Meanwhile, it must be noted with emphasis that the Islamic approach to freedom is much different from that of the atheistic and secular schools of thought. From the Islamic perspective, freedom does not signify empowerment of the people to commit sins and promiscuities—this is unacceptable. Any promotion of ‘freedom’ which carries the people away from divine sovereignty is unethical and unprincipled and in conflict with virtue.
7. In the Islamic system, many mujtahidīn have been recognized by the people as sources of emulation [marāji‘ at-taqlīd]. Meanwhile, the walī al-faqīh is also a mujtahid who has a particular understanding of Islamic laws and this understanding may be different from that of other mujtahidīn at a particular time. In such a situation, this question is raised: Which view should the people follow in discharging their religious duties?
This conundrum has also been expressed in a different way: In a religious government, on the one hand, the door of ijtihād is open and different interpretations are advanced by marāji‘ at-taqlīd and mujtahidīn through the institution of ijtihād. On the other hand, all the many views cannot practically be converted into administrative decrees. In such a situation, how can administrative decisions be based upon religious views? What is the duty of those people who follow marāji‘ at-taqlīd whose views are not reflected in the administrative decrees and laws?
In reply to these questions, it must be said that obviously, no law can accommodate and reflect all views. It must be borne in mind that once a requirement of the law and government is approved, only one ijtihād can be the basis of a law or administrative decision. Similarly, we have implicitly accepted that in any realm where the government has to make decisions, naturally the organs constituting the government must act based on those decisions. In such a situation, in cases where acting upon the law is not considered against the verdicts of a marja‘ at-taqlīd, practically no problem will arise. However, in cases where a conflict exists, assuming that the issue in question is within the jurisdiction of the religious government, the government’s decree or decision shall prevail.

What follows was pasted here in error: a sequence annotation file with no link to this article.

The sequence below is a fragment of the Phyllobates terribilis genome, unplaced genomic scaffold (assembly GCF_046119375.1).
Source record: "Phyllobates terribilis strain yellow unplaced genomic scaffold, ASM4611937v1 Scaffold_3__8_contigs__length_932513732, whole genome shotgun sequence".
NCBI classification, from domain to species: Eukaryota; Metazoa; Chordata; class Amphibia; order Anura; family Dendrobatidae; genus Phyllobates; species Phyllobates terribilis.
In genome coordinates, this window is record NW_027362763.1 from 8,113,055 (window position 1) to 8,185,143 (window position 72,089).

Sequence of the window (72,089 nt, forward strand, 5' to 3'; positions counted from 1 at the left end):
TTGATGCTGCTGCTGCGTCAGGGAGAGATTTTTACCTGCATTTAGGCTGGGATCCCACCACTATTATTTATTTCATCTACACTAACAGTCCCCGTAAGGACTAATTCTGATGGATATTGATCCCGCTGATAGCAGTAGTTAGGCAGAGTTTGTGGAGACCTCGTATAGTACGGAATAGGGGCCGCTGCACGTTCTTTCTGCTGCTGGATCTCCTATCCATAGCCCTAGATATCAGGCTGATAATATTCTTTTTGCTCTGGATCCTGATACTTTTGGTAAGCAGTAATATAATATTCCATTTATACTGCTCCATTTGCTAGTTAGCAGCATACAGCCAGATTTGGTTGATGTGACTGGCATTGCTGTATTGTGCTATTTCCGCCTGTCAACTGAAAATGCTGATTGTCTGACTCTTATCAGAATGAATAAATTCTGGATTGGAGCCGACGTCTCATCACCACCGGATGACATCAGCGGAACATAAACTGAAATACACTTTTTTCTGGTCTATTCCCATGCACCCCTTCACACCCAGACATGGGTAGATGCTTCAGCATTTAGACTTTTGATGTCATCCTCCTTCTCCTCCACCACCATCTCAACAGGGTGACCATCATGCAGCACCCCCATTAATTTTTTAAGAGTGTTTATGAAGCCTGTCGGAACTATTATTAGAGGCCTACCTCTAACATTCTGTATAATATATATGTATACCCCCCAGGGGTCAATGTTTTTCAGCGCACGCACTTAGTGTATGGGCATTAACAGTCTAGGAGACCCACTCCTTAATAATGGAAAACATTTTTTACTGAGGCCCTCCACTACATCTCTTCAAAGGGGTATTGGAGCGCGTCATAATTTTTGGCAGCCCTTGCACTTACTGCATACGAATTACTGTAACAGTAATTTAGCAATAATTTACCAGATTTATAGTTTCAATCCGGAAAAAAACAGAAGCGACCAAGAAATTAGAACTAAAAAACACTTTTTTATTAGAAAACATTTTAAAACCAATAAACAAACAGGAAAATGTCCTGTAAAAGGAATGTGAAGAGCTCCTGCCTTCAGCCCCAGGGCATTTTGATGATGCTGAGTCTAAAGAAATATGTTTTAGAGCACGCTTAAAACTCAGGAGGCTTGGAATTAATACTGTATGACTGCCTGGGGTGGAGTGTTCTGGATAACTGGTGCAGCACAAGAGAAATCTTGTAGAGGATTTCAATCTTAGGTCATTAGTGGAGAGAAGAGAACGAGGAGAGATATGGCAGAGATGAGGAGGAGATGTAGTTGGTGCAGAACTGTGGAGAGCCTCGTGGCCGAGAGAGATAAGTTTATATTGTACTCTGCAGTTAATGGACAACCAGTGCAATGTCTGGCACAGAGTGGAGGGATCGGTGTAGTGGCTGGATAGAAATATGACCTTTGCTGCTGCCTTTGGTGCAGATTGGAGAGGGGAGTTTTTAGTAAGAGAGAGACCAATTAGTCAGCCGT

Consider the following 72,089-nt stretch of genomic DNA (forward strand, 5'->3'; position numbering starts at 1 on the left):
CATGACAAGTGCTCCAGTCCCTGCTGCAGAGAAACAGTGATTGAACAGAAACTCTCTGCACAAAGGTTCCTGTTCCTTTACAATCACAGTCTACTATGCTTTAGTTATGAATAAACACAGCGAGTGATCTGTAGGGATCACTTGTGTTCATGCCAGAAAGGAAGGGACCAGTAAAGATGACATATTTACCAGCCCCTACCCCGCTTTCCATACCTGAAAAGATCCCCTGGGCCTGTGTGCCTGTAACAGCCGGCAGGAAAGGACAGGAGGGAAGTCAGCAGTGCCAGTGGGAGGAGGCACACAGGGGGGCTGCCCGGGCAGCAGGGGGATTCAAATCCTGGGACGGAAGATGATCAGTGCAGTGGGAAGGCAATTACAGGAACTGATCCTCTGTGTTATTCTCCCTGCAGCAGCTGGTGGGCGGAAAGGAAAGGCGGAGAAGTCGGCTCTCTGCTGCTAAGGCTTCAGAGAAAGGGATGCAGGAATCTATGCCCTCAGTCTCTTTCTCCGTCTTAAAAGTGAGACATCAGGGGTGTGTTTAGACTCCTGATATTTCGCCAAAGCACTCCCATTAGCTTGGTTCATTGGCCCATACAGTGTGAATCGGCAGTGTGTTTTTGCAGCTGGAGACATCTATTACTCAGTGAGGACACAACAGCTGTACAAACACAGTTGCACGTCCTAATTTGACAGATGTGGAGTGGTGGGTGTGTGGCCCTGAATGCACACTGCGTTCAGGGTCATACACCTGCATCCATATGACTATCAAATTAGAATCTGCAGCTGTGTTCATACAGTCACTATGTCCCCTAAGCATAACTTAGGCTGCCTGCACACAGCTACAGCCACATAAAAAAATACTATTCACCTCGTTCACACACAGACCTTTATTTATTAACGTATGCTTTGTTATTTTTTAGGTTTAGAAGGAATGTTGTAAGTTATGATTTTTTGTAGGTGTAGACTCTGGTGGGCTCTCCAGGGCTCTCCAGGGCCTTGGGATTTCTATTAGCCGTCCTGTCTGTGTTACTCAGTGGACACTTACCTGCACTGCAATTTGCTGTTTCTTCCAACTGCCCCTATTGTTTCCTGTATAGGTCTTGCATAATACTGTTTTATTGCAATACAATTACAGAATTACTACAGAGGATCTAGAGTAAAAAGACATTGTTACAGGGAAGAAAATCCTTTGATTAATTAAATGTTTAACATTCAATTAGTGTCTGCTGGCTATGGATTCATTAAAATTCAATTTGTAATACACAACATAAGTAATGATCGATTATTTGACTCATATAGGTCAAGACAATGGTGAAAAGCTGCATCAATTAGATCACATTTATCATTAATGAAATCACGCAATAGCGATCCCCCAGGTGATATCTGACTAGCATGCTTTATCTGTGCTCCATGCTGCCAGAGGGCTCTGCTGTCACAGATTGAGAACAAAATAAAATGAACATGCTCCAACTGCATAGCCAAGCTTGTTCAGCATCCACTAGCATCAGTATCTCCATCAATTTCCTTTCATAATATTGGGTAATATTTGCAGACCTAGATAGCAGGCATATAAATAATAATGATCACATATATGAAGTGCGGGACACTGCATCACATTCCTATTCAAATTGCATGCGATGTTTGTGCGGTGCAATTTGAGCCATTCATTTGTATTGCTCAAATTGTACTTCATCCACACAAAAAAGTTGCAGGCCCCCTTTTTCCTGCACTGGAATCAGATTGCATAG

Therefore, by delineating the jurisdiction of government decisions and those of personal affairs which are beyond the jurisdiction of the government, the faithful citizen can abide by government policies and at the same time follow his marja‘ at-taqlīd. This is also applicable to the marāji‘ at-taqlīd in the sense that, although they have their own particular juristic views, they must also abide by government policies. In the same vein, experts in fields other than religion must abide by administrative decrees and government decisions even where their expert opinions are inconsistent with those decrees and decisions.
8. The theory of wilāyah al-faqīh is the understanding of the Shī‘ah ‘ulamā’ and mujtahidūn from the religious sources. Among the mujtahidīn, there may possibly be different views on the Islamic political system during the period of occultation which are distinct from the theory of wilāyah al-faqīh. In such a situation, there is no doubt that only one view must be considered official on which the religious government should be based.